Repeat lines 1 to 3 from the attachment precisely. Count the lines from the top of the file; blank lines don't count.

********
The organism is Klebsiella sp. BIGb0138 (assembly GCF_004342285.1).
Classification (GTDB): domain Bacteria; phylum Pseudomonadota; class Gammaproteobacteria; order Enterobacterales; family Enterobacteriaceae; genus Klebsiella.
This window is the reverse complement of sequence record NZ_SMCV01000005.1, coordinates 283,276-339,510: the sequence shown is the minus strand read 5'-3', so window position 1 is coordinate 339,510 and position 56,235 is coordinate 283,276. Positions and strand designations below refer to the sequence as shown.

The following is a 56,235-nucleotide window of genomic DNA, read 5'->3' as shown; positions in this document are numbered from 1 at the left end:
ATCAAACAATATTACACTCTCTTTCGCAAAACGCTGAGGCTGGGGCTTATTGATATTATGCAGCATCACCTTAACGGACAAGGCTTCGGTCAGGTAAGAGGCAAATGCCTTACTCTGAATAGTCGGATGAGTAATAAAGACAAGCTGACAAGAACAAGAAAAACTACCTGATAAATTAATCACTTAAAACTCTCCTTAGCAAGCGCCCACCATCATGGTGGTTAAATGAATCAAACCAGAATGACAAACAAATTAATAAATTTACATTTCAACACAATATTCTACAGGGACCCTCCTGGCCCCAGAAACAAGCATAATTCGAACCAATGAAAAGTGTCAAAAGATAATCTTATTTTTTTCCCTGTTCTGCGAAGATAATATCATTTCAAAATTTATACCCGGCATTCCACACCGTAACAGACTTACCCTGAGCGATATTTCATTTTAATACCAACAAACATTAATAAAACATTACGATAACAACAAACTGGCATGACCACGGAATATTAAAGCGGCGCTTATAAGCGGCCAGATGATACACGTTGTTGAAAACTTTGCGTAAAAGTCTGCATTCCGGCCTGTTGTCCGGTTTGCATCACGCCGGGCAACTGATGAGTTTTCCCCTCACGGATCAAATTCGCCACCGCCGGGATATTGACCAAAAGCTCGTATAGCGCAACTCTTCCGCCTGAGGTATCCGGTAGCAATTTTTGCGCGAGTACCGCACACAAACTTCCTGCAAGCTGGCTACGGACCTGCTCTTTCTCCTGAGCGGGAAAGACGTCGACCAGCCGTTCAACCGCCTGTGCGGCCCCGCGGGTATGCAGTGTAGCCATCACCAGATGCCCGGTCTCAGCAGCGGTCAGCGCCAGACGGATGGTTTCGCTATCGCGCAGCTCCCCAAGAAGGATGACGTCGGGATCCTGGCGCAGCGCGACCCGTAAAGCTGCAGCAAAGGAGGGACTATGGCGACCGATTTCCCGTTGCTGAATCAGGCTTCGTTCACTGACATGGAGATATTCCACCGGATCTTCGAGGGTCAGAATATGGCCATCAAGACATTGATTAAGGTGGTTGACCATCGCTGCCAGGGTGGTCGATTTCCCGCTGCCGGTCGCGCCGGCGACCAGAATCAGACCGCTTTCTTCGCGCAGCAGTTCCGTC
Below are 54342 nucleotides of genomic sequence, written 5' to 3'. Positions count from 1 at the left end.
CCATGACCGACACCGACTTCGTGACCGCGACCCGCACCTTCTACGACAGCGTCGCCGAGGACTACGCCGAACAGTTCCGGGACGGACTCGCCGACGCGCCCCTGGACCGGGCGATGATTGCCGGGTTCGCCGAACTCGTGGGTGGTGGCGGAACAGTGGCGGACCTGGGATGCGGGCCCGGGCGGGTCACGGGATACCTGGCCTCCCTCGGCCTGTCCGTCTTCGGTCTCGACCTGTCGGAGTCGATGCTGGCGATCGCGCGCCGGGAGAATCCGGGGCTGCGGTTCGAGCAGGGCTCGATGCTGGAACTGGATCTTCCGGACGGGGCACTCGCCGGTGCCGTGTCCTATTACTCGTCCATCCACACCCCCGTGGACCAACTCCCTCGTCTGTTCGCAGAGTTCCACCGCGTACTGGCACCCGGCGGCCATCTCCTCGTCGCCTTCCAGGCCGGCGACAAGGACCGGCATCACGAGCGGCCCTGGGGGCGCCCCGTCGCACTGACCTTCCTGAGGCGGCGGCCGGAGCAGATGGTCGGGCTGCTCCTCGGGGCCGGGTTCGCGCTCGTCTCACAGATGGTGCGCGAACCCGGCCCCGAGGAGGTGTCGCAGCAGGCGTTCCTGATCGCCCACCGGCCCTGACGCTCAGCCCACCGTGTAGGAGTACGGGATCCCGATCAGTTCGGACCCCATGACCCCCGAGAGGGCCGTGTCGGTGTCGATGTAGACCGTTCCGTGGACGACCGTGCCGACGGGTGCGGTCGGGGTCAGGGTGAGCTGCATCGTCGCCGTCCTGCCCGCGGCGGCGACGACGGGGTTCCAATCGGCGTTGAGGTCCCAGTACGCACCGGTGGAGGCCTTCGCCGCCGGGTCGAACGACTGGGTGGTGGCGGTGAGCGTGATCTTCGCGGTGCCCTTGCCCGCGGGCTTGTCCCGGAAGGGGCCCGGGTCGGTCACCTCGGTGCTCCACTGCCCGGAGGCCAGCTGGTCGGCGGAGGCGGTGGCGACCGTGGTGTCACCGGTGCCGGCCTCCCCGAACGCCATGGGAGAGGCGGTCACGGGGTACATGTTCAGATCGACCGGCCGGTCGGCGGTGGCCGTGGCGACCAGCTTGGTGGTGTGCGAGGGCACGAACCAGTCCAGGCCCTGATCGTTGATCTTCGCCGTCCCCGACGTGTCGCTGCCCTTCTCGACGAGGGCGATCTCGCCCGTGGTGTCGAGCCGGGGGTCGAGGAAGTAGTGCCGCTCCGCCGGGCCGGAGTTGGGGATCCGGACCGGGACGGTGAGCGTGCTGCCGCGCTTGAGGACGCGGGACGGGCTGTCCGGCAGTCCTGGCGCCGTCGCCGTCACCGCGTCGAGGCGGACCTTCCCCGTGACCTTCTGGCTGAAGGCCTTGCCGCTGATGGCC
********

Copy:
The organism is Klebsiella sp. BIGb0138 (assembly GCF_004342285.1).
Classification (GTDB): domain Bacteria; phylum Pseudomonadota; class Gammaproteobacteria; order Enterobacterales; family Enterobacteriaceae; genus Klebsiella.
This window is the reverse complement of sequence record NZ_SMCV01000005.1, coordinates 283,276-339,510: the sequence shown is the minus strand read 5'-3', so window position 1 is coordinate 339,510 and position 56,235 is coordinate 283,276. Positions and strand designations below refer to the sequence as shown.